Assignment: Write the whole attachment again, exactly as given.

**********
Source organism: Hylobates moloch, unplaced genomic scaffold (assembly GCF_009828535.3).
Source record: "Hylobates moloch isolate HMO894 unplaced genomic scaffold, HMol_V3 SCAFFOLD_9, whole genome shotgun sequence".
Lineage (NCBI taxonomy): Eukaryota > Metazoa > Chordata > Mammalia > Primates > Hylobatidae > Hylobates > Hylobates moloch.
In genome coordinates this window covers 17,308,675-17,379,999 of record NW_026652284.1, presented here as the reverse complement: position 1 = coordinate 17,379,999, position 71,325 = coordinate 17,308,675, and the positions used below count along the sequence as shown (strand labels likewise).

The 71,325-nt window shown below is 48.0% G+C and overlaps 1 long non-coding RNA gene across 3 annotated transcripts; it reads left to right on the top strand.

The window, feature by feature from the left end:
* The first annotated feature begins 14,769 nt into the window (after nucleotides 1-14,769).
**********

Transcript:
Source organism: Hylobates moloch, unplaced genomic scaffold (assembly GCF_009828535.3).
Source record: "Hylobates moloch isolate HMO894 unplaced genomic scaffold, HMol_V3 SCAFFOLD_9, whole genome shotgun sequence".
Lineage (NCBI taxonomy): Eukaryota > Metazoa > Chordata > Mammalia > Primates > Hylobatidae > Hylobates > Hylobates moloch.
In genome coordinates this window covers 17,308,675-17,379,999 of record NW_026652284.1, presented here as the reverse complement: position 1 = coordinate 17,379,999, position 71,325 = coordinate 17,308,675, and the positions used below count along the sequence as shown (strand labels likewise).

The 71,325-nt window shown below is 48.0% G+C and overlaps 1 long non-coding RNA gene across 3 annotated transcripts; it reads left to right on the top strand.

The window, feature by feature from the left end:
* The first annotated feature begins 14,769 nt into the window (after nucleotides 1-14,769).